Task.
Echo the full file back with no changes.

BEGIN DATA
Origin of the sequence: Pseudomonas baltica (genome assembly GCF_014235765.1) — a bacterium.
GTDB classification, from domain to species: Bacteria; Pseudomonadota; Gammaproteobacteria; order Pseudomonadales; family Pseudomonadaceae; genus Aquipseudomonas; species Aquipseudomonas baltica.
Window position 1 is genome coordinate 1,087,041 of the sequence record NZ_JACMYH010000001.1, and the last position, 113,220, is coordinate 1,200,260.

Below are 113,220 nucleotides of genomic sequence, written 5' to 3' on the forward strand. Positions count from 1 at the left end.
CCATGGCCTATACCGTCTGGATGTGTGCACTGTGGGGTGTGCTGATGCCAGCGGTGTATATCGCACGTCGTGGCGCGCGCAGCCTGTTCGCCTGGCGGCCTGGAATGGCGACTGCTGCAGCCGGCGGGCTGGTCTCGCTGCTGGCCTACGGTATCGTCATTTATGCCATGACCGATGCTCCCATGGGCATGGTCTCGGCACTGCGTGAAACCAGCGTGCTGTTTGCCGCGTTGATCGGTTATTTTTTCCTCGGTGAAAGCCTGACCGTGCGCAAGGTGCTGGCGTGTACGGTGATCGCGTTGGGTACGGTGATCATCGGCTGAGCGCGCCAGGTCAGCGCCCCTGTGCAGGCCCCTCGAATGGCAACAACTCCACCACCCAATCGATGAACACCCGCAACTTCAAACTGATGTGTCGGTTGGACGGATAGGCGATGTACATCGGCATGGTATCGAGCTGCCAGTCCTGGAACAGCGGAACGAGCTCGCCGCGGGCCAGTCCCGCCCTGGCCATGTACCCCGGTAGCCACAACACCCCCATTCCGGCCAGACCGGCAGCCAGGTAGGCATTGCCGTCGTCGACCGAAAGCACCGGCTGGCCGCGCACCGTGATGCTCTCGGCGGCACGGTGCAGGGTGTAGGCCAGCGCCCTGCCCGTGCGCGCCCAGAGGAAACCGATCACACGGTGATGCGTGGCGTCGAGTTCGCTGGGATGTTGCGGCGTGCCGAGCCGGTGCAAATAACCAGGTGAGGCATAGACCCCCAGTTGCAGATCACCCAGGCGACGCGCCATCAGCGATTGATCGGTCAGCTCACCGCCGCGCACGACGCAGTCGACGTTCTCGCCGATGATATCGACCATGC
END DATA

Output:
Origin of the sequence: Pseudomonas baltica (genome assembly GCF_014235765.1) — a bacterium.
GTDB classification, from domain to species: Bacteria; Pseudomonadota; Gammaproteobacteria; order Pseudomonadales; family Pseudomonadaceae; genus Aquipseudomonas; species Aquipseudomonas baltica.
Window position 1 is genome coordinate 1,087,041 of the sequence record NZ_JACMYH010000001.1, and the last position, 113,220, is coordinate 1,200,260.

Below are 113,220 nucleotides of genomic sequence, written 5' to 3' on the forward strand. Positions count from 1 at the left end.
CCATGGCCTATACCGTCTGGATGTGTGCACTGTGGGGTGTGCTGATGCCAGCGGTGTATATCGCACGTCGTGGCGCGCGCAGCCTGTTCGCCTGGCGGCCTGGAATGGCGACTGCTGCAGCCGGCGGGCTGGTCTCGCTGCTGGCCTACGGTATCGTCATTTATGCCATGACCGATGCTCCCATGGGCATGGTCTCGGCACTGCGTGAAACCAGCGTGCTGTTTGCCGCGTTGATCGGTTATTTTTTCCTCGGTGAAAGCCTGACCGTGCGCAAGGTGCTGGCGTGTACGGTGATCGCGTTGGGTACGGTGATCATCGGCTGAGCGCGCCAGGTCAGCGCCCCTGTGCAGGCCCCTCGAATGGCAACAACTCCACCACCCAATCGATGAACACCCGCAACTTCAAACTGATGTGTCGGTTGGACGGATAGGCGATGTACATCGGCATGGTATCGAGCTGCCAGTCCTGGAACAGCGGAACGAGCTCGCCGCGGGCCAGTCCCGCCCTGGCCATGTACCCCGGTAGCCACAACACCCCCATTCCGGCCAGACCGGCAGCCAGGTAGGCATTGCCGTCGTCGACCGAAAGCACCGGCTGGCCGCGCACCGTGATGCTCTCGGCGGCACGGTGCAGGGTGTAGGCCAGCGCCCTGCCCGTGCGCGCCCAGAGGAAACCGATCACACGGTGATGCGTGGCGTCGAGTTCGCTGGGATGTTGCGGCGTGCCGAGCCGGTGCAAATAACCAGGTGAGGCATAGACCCCCAGTTGCAGATCACCCAGGCGACGCGCCATCAGCGATTGATCGGTCAGCTCACCGCCGCGCACGACGCAGTCGACGTTCTCGCCGATGATATCGACCATGC